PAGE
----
This other legend about Valentine states that Valentine actually sent the first 'valentine' greeting himself. While in prison, it is believed that Valentine fell in love with a young girl--who may have been his jailer's daughter--who visited him during his confinement. Before his death, it is alleged that he wrote her a letter which he signed 'From your Valentine,' an expression that is still in use today. Although the truth behind the Valentine legends is murky, the stories certainly emphasize his appeal as a sympathetic, heroic, and most importantly, romantic icon. It is perhaps no surprise that by the middle Ages, Valentine was one of the most popular Saints in England and France.

Seven days before Saint Valentine’s Day, this Acrostic on “Saint Valentine’s Day” was written. It has non-standard pentameter verses and end-rhymes. When rhyming words come at the end of verses, they are called end-rhymes.

Pentameter verse has five iambic feet. The imagery of this poem does not give off a romantic spell but the dark stench of bloody love—love not returned in good measure but abuse.

Imagery is the representation through language of the senses that poets use to plant mind pictures. There are seven different kinds of imagery: auditory, gustatory, kinesthetic, olfactory, organic, tactile and visual. Poets use these imagery sensors to plant images in the mind’s eye.

Examples of the different kinds of imagery taken from poems taken from poetrynest are shown below; click on the links to read each poem.

Types of Imagery

1. Auditory
... Sound:

You scrape the kernels' ear
Because each has a big eye that will pop


2. Gustatory
... Taste:

Sweet tooth capped to prevent its deadly wound
Drops of Taukau
honey fell from the jar

3. Kinestetic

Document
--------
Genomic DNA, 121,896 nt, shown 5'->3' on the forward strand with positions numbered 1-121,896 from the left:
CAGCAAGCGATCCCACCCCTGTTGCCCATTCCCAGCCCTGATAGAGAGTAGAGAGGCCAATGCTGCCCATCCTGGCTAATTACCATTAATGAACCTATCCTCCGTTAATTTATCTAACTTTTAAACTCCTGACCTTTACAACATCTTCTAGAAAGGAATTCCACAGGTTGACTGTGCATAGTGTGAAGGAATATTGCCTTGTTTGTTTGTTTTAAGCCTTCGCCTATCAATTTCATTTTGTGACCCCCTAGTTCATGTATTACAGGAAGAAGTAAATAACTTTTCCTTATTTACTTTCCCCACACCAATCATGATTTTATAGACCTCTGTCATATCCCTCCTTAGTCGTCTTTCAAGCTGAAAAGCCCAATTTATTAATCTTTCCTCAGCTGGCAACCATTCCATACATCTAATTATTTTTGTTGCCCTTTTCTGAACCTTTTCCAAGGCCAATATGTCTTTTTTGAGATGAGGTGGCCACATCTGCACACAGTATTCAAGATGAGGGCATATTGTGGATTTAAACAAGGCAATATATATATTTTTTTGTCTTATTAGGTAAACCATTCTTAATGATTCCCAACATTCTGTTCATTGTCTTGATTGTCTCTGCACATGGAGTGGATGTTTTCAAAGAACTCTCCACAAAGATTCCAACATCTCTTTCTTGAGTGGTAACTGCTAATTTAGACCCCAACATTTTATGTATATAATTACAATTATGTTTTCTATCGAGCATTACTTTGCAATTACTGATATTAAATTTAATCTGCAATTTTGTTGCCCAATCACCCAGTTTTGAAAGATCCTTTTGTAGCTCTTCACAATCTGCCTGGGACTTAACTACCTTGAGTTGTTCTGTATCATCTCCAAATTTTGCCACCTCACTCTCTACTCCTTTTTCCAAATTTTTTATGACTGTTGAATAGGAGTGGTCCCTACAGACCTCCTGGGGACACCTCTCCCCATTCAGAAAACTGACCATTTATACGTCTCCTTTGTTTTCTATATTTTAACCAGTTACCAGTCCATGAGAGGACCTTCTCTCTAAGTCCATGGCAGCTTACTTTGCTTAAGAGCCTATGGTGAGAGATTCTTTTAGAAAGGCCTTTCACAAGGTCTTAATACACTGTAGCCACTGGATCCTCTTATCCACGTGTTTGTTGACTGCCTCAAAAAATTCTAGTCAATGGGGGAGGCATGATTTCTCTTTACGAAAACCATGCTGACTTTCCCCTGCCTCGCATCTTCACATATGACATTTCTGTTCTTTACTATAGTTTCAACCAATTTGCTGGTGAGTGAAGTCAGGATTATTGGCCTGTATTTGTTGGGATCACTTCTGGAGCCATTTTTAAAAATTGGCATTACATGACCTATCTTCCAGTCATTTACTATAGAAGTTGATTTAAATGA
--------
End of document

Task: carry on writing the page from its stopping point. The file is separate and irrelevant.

... Movement or Tension:

Flinging words like flying feathers
Rain drops
fell from eyes of Payne

4. Olfactory
... A smell:
Where foul scents abode
Heaps of carrion fumes
perfumed the sky

5. Organic
... Internal sensation: fear, fatigue, thirst, hunger

The stillness haunts the lonely night,
Heavy rain keeps pouring down on the throng
Floods are everywhere in Poverty Bay.


6. Tactile
... Touch, for example: hardness, softness, wetness, heat, cold

Oh Rose! You cling and climb with flair
Two spirited harts meshed so very well


7. Visual
... in the mind's eye:

As nervous trees waved in the breeze
Of lines and curves of dangling sticky threads

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Haiti Under Rubble from 7.0 Earthquake

Natural disasters whenever and wherever they occur impact on all of our lives. The Good Book says we are our brothers and sisters keepers lead by the Holy Spirit. Hence, we must do our part when disaster shows its ugly face. Any assistance, great or small, given from generous and loving hearts has equal weight. I'm passing on this information I received that Barbadians can go to First Caribbean Bank to donate to the Disaster Relief Fund for Haiti. The banking information is shown below:

First Caribbean Bank Account--2645374-- Cheques can be written to: HELP #2645374